Recent election results demand a re-look into the merits of the Electronic Voting Machine

By Mohammed Anis Akhtar for

The integrity of the world’s largest democracy, India, depends on the reliability and validity of elections, held on a regular basis under the supervision Election Commission of India (ECI) and conducted exclusively using electronic voting machines (EVM).

But following the results in the UP elections, discredited and shocking reports are being racked up by political leaders across the state. However, it is important to remind the readers that this is not the first time such a point has been made. In 2009, Subramanian Swamy filed a case in the high court against Congress party for manipulating the EVM. A few weeks ago, voices against alleged “EVM scam” were raised by the Maharashtra local body and similarly Mayawati in her correspondence with Akhilesh Yadav has accused the BJP of tampering the EVM machine.

Issues on the security of EVM has continuously been shaking the trust of voters and compromising the integrity of secrecy of the ballot.  So, before losing the voters’ trust in the electoral process, it is necessary that facts must be brought into the light by analysing the working features of the EVM. It will make people conscious with the iniquitous trend of EVM.

The Electronics Corporation of India (ECI) and Bharat Electronic Limited (BEL) jointly make the EVMs for India as well as export to some developing countries. Since 2004, the EVMs have been used nationwide and after two years in 2006, third-generation EVMs were introduced with some additional changes that are still in use.

Technical description of EVM has never been revealed due to security and intellectual property rights concern. The EVMs employ over-simple design software called Trust Computing Base (TCB) that is more prone to attack than other Direct Recording Electronic (DRE) voting machine. The control unit main board, control unit display board, the ballot unit board and ballot unit communication collectively are assembled to build the EVM. All these parts are not strong enough to be immune to attacks and tampering can be done with a much simpler information. At the initial stage of formation, the software can easily be tampered before manufacturing the CPUs for EVM. Those CPUs are manufactured by a Japanese company and there is high scope at the hands of a technician to alter the compiled program image before burning the software into the chip. Moreover, when the manufactured CPUs are shipped to India to accommodate into the control unit main board, it might be possible that a facsimile CPU can be built inside with full of the bogus votes. An equal amount of tampering might be done in circuit Boards by the supply chain or attacker.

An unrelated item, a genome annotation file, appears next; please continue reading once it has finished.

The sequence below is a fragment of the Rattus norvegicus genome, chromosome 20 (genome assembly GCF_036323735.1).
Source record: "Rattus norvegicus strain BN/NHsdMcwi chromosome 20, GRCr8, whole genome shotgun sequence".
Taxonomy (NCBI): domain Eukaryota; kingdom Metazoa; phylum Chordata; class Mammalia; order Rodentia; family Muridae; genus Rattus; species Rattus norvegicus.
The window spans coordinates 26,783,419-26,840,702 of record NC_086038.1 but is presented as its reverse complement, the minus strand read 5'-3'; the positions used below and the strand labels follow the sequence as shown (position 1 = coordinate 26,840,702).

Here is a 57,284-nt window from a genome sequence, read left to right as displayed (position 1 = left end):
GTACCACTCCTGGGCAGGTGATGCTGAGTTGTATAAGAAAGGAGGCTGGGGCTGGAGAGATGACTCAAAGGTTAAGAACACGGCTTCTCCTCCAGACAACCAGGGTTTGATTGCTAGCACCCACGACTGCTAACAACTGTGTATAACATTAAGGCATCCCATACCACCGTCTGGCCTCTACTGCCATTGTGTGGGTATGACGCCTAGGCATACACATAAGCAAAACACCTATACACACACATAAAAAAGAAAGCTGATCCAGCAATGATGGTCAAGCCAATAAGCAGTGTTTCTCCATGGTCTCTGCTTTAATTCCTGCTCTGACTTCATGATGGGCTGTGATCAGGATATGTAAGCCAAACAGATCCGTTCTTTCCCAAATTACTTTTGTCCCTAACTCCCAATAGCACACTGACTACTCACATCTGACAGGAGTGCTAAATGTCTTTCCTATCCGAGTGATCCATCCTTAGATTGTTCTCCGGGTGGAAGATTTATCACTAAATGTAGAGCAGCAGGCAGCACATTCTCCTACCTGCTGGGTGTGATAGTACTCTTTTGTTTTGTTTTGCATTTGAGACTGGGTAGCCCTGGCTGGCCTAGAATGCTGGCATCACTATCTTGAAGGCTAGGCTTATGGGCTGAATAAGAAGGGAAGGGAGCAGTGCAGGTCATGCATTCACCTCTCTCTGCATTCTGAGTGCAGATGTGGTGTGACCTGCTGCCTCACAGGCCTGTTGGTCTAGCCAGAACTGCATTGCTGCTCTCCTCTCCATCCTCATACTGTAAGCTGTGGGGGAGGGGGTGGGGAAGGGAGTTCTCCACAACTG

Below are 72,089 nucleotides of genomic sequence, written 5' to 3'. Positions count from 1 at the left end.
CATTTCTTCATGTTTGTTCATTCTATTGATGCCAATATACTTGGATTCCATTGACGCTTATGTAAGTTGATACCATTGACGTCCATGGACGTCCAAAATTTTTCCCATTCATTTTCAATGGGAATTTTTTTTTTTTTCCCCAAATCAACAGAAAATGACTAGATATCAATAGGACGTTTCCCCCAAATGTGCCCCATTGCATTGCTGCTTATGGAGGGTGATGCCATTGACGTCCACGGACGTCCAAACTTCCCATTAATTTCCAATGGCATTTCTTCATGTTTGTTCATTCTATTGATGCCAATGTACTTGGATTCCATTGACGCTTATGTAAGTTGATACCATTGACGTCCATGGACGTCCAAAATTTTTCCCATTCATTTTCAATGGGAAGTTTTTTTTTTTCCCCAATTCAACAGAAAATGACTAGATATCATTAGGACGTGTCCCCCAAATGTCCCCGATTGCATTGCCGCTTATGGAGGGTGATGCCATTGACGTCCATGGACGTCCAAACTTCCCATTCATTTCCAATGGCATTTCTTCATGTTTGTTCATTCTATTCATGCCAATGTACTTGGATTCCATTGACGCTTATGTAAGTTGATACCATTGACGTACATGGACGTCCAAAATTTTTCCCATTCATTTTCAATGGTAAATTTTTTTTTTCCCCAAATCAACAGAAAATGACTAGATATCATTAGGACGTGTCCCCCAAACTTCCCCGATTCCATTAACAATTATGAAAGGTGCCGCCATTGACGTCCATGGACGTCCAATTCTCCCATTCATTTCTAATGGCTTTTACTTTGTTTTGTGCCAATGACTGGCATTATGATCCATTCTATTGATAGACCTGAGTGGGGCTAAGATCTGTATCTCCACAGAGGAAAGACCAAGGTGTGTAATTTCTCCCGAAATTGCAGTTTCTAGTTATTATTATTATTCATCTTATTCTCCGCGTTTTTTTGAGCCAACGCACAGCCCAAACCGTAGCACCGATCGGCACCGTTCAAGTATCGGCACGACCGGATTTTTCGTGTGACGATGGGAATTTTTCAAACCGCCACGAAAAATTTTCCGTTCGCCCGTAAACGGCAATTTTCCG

The attacker can directly read and write EEPROM chips by adding and manipulating internal feature of the machine. Furthermore, dishonest display boards can be fit to the EVMs by the attacker carry hidden microcontroller through which a number of votes can be altered and lead to fraudulent results. Once a dishonest display is fit to the EVM, it can simply be connected to a mobile phone via Bluetooth signalling by which candidates’ votes are to be altered whimsically. The vulnerability of attack extends to the involvement of a device that clips directly to the EEPROM memory chips and persistently records the casting votes in the EVMs. This device can be gently adjusted in a shirt pocket and at the time of vote counting, the criminals use the clip on device to change the records of votes.